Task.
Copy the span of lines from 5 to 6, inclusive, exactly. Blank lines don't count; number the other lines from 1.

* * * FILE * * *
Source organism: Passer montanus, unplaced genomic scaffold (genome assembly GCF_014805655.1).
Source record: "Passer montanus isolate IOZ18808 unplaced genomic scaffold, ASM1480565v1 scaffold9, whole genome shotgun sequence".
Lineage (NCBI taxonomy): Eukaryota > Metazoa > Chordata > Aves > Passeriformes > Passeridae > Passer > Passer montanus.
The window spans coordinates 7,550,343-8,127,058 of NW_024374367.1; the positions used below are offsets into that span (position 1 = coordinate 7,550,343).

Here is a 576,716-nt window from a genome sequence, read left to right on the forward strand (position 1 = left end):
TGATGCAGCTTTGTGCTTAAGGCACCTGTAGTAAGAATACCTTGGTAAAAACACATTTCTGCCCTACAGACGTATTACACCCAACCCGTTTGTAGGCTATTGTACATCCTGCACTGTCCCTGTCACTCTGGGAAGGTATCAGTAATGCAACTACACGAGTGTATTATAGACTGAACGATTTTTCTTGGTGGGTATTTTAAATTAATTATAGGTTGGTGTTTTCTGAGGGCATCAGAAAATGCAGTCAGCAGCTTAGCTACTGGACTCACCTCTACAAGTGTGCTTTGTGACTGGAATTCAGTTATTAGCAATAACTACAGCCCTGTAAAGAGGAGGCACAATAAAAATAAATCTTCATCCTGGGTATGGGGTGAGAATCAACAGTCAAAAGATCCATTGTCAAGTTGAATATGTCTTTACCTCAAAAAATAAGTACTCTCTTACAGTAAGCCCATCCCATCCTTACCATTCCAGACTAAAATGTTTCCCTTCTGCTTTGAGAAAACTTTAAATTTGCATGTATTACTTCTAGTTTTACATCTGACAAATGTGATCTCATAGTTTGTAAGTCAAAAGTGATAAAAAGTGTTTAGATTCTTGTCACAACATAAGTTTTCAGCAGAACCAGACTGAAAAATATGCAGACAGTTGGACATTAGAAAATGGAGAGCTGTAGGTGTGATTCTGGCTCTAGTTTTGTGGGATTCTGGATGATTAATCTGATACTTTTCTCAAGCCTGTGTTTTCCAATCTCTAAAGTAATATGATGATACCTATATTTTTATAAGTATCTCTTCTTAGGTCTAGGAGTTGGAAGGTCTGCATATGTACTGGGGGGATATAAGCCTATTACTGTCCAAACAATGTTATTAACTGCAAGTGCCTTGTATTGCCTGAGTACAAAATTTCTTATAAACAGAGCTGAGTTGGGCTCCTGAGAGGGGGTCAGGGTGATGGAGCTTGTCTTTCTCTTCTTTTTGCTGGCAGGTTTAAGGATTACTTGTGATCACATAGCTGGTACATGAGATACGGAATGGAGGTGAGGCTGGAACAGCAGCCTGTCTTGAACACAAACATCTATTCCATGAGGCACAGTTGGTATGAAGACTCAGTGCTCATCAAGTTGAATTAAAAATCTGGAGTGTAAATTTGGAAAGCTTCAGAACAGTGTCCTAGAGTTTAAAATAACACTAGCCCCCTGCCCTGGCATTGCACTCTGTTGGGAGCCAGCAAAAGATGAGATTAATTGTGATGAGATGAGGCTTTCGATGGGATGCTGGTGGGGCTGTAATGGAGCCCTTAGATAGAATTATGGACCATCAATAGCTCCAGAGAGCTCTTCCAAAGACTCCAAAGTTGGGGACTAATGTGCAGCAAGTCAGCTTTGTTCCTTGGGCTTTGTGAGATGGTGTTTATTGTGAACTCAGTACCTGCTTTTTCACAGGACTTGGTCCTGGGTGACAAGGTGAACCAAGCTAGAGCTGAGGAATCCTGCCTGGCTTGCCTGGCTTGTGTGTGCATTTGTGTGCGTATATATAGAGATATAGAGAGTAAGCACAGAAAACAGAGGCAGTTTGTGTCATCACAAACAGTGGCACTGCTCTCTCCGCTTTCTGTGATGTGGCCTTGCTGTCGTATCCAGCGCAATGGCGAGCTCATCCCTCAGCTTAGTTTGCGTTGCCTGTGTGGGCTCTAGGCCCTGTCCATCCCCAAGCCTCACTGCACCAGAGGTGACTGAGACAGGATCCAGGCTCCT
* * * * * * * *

Here is a 576,716-nt window from a genome sequence, read left to right on the forward strand (position 1 = left end):
TGATGCAGCTTTGTGCTTAAGGCACCTGTAGTAAGAATACCTTGGTAAAAACACATTTCTGCCCTACAGACGTATTACACCCAACCCGTTTGTAGGCTATTGTACATCCTGCACTGTCCCTGTCACTCTGGGAAGGTATCAGTAATGCAACTACACGAGTGTATTATAGACTGAACGATTTTTCTTGGTGGGTATTTTAAATTAATTATAGGTTGGTGTTTTCTGAGGGCATCAGAAAATGCAGTCAGCAGCTTAGCTACTGGACTCACCTCTACAAGTGTGCTTTGTGACTGGAATTCAGTTATTAGCAATAACTACAGCCCTGTAAAGAGGAGGCACAATAAAAATAAATCTTCATCCTGGGTATGGGGTGAGAATCAACAGTCAAAAGATCCATTGTCAAGTTGAATATGTCTTTACCTCAAAAAATAAGTACTCTCTTACAGTAAGCCCATCCCATCCTTACCATTCCAGACTAAAATGTTTCCCTTCTGCTTTGAGAAAACTTTAAATTTGCATGTATTACTTCTAGTTTTACATCTGACAAATGTGATCTCATAGTTTGTAAGTCAAAAGTGATAAAAAGTGTTTAGATTCTTGTCACAACATAAGTTTTCAGCAGAACCAGACTGAAAAATATGCAGACAGTTGGACATTAGAAAATGGAGAGCTGTAGGTGTGATTCTGGCTCTAGTTTTGTGGGATTCTGGATGATTAATCTGATACTTTTCTCAAGCCTGTGTTTTCCAATCTCTAAAGTAATATGATGATACCTATATTTTTATAAGTATCTCTTCTTAGGTCTAGGAGTTGGAAGGTCTGCATATGTACTGGGGGGATATAAGCCTATTACTGTCCAAACAATGTTATTAACTGCAAGTGCCTTGTATTGCCTGAGTACAAAATTTCTTATAAACAGAGCTGAGTTGGGCTCCTGAGAGGGGGTCAGGGTGATGGAGCTTGTCTTTCTCTTCTTTTTGCTGGCAGGTTTAAGGATTACTTGTGATCACATAGCTGGTACATGAGATACGGAATGGAGGTGAGGCTGGAACAGCAGCCTGTCTTGAACACAAACATCTATTCCATGAGGCACAGTTGGTATGAAGACTCAGTGCTCATCAAGTTGAATTAAAAATCTGGAGTGTAAATTTGGAAAGCTTCAGAACAGTGTCCTAGAGTTTAAAATAACACTAGCCCCCTGCCCTGGCATTGCACTCTGTTGGGAGCCAGCAAAAGATGAGATTAATTGTGATGAGATGAGGCTTTCGATGGGATGCTGGTGGGGCTGTAATGGAGCCCTTAGATAGAATTATGGACCATCAATAGCTCCAGAGAGCTCTTCCAAAGACTCCAAAGTTGGGGACTAATGTGCAGCAAGTCAGCTTTGTTCCTTGGGCTTTGTGAGATGGTGTTTATTGTGAACTCAGTACCTGCTTTTTCACAGGACTTGGTCCTGGGTGACAAGGTGAACCAAGCTAGAGCTGAGGAATCCTGCCTGGCTTGCCTGGCTTGTGTGTGCATTTGTGTGCGTATATATAGAGATATAGAGAGTAAGCACAGAAAACAGAGGCAGTTTGTGTCATCACAAACAGTGGCACTGCTCTCTCCGCTTTCTGTGATGTGGCCTTGCTGTCGTATCCAGCGCAATGGCGAGCTCATCCCTCAGCTTAGTTTGCGTTGCCTGTGTGGGCTCTAGGCCCTGTCCATCCCCAAGCCTCACTGCACCAGAGGTGACTGAGACAGGATCCAGGCTCCT